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How to Make a Food Budget in College

Between studying and partying, it’s easy to forget to set money aside for food. Unless you wanna eat ramen and pizza rolls for the next four years, now’s a perfect time to learn how to budget.

by Jubilee Baez
Sep 17 2018, 7:00pm

Illustration by Lia Kantrowitz

Welcome to the VICE Guide to Life, our imperfect advice on becoming an adult.

It’s your first week on campus and you waste the money you saved from your summer job on a new wardrobe, dorm decor and bottles of vodka to hide under your bed. You even leave some money aside to spend on a fun weekend with your newfound college friends. But when you look in your fridge Sunday morning, you’re confused. This is the moment you’ll realize mom and dad are no longer there to stock the fridge. It’s a job that has unwillingly been bestowed upon you and, unfortunately, setting money aside for food can feel as foreign as a vegan eating at a steakhouse.

To avoid staring at an empty fridge, it’s time to learn how to create a food budget. It's easy to eat cheaply if you’re eating off the dollar menu at McDonald's or making ramen every night. But if you want to actually enjoy your food, you’ll want to mix things up a bit.

The money you’ll receive from work study, a part-time job, or your parents might work out to about $500 per month. A good rule of thumb is to spend about half of that on food and the rest on things like your cell phone bill, school supplies, transportation costs and clothes. So that leaves you with $250.

When creating a budget, it’s important to separate wants and needs; you need to buy that biology textbook; you don’t need to buy tequila shots at the bar. If you’ve paid for all your necessary expenses and still have money left over from your budget, then by all means, go out and have a good time, you deserve it.

How to make a food budget

If you’re budgeting $250 per month, try to stick to $50 a week and use any extra for fun stuff like booze and snacks. So how do you break down that $50 a week to make sure you’ve got enough to last? If you’re on a meal plan, you only need to pay for a few meals yourself, so $50 is more than enough. In fact, you might want to save as much of that as you can to, say, pay off your student loans early or take a trip during spring break.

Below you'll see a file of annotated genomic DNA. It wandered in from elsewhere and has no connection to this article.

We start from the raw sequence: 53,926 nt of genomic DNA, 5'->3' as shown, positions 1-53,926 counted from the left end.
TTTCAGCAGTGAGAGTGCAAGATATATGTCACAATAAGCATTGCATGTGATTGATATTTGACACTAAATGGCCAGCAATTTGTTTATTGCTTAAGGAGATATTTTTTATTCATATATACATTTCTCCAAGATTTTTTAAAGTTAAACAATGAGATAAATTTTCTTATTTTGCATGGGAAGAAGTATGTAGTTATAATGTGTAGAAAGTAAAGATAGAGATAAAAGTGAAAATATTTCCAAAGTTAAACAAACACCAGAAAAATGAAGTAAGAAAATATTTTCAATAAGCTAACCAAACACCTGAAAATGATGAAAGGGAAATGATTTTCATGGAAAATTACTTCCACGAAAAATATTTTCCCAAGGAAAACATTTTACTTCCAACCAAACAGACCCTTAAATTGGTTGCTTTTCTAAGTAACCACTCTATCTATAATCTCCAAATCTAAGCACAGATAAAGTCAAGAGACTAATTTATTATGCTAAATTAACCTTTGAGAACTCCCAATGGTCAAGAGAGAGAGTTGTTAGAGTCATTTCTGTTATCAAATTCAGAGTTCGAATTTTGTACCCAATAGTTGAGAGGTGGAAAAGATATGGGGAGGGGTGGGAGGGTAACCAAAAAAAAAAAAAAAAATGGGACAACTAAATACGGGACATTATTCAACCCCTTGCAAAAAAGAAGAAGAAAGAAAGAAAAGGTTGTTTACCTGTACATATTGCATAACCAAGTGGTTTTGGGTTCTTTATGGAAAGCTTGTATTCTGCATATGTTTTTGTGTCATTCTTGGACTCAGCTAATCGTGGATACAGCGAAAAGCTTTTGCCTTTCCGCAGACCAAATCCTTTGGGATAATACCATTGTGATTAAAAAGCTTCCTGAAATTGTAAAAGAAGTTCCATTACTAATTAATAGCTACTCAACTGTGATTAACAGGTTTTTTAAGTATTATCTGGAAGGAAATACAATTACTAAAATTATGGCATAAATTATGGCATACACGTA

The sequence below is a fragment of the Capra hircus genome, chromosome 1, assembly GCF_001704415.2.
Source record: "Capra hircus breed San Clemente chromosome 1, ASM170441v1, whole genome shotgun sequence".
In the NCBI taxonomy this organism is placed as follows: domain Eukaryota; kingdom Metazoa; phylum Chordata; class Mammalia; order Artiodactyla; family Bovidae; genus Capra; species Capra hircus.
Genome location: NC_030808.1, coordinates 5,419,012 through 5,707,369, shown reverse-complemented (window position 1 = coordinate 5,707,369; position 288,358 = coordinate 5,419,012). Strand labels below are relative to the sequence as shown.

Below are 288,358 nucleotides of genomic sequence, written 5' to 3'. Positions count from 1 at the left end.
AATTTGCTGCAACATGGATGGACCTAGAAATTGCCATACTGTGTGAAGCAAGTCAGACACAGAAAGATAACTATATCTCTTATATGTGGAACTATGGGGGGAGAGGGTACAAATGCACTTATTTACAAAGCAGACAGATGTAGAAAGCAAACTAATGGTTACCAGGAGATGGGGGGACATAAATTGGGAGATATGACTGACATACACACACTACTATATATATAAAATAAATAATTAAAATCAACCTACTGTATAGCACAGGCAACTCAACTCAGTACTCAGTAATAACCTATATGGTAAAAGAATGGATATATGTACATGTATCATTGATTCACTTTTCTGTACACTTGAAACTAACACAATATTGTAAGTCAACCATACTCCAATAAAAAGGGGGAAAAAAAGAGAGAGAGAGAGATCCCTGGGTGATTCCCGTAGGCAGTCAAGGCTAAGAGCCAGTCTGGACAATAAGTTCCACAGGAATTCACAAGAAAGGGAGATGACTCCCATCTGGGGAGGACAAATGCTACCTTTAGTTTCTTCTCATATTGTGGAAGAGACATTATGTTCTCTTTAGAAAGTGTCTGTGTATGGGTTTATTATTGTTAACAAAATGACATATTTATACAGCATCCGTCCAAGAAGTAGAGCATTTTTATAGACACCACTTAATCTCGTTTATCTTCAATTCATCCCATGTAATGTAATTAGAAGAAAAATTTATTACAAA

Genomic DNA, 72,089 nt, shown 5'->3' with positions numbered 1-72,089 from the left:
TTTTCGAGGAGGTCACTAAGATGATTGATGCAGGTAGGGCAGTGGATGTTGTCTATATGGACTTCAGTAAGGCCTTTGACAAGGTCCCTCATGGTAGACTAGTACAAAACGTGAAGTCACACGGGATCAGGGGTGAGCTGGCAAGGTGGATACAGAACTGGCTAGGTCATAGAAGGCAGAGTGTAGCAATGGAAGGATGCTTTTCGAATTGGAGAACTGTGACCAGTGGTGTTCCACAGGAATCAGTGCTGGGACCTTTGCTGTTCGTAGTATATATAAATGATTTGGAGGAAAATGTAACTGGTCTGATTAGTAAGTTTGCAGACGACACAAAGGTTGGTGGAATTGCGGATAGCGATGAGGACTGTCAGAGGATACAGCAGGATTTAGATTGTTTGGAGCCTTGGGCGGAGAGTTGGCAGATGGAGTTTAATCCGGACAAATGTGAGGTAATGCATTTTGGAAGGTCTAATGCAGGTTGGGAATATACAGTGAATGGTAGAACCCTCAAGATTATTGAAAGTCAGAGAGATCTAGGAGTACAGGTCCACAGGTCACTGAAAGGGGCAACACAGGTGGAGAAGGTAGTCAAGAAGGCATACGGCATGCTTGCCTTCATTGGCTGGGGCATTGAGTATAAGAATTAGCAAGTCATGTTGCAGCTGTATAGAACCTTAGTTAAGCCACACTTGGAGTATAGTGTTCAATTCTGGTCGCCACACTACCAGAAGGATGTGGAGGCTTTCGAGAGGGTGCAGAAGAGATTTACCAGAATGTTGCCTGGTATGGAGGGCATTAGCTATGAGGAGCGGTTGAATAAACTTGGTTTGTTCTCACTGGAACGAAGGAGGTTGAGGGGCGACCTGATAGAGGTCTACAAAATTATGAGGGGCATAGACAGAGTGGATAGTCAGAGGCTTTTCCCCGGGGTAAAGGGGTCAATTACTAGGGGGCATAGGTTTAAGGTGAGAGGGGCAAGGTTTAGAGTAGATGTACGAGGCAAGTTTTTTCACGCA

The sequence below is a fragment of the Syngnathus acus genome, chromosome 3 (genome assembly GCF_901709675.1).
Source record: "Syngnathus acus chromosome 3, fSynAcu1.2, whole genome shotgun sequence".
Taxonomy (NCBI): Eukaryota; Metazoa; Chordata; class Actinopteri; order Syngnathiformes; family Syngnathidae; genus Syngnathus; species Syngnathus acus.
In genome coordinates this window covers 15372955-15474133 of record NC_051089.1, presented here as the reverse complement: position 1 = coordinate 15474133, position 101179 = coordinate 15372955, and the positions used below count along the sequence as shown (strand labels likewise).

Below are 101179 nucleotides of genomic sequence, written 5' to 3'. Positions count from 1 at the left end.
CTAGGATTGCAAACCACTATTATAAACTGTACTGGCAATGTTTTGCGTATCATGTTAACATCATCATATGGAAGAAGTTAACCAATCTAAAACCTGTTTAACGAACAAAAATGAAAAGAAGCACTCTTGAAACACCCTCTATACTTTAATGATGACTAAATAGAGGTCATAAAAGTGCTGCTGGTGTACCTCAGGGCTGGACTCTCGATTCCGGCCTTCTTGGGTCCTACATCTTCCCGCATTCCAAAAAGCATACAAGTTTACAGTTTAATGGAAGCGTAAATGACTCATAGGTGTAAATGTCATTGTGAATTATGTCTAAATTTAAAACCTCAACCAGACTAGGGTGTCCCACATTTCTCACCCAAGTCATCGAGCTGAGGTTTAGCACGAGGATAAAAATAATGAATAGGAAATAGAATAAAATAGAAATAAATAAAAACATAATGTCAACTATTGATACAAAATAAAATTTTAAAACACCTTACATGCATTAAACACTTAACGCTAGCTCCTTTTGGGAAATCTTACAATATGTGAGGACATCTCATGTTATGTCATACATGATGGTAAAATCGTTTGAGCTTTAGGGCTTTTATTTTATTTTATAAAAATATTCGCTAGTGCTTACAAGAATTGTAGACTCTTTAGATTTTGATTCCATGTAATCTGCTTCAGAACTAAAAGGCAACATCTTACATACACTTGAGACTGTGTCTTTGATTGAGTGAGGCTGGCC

But if you’re not on a meal plan, you’re going to have to figure out how to stretch your funds. And let’s face it, there may be months when you spend too much on meals out and need to save on everyday food.

When cooking or preparing meals inside your dorm, one must-have item is a microwave; without one, you’ll be stuck eating cold ramen. Other items like a toaster oven, coffee maker, and even a fancy rice cooker are super convenient to have but if you live in a dorm, keep in mind that these items may not be allowed because they’re considered fire hazards. (You don’t want to be known as the resident pyromaniac). If you don’t live in a dorm, you can find cheap coffee makers for less than $10 and a toaster oven for less than $20. Other items you’ll probably need are cutlery such as forks, spoons, knives, and a can opener which you can find at your nearest 99 cent store.

With that in mind, you can make things like overnight oats, if you want a quick breakfast. For lunch, you can enjoy some “Instant” mac & cheese in a mug. Other recipes that are dorm-room friendly, cheap and delicious are 5-minute vegetarian burrito bowls and microwave nachos. Believe it or not, you can even microwave rice in your microwave. Here's a recipe from the Food Network explians how.

Each recipe requires 5 ingredients or less, not including optional toppings, and you can find each ingredient for relatively cheap (a gallon of milk will only cost you about $4). You most likely won’t have time to cook all your food from scratch so set aside at least $60 of your $250 budget for prepared foods like cereal and cans of Chef Boyardee and some cheap chinese take-out (yum). It’s important to keep your grocery list simple so you have money left over for a fun night out.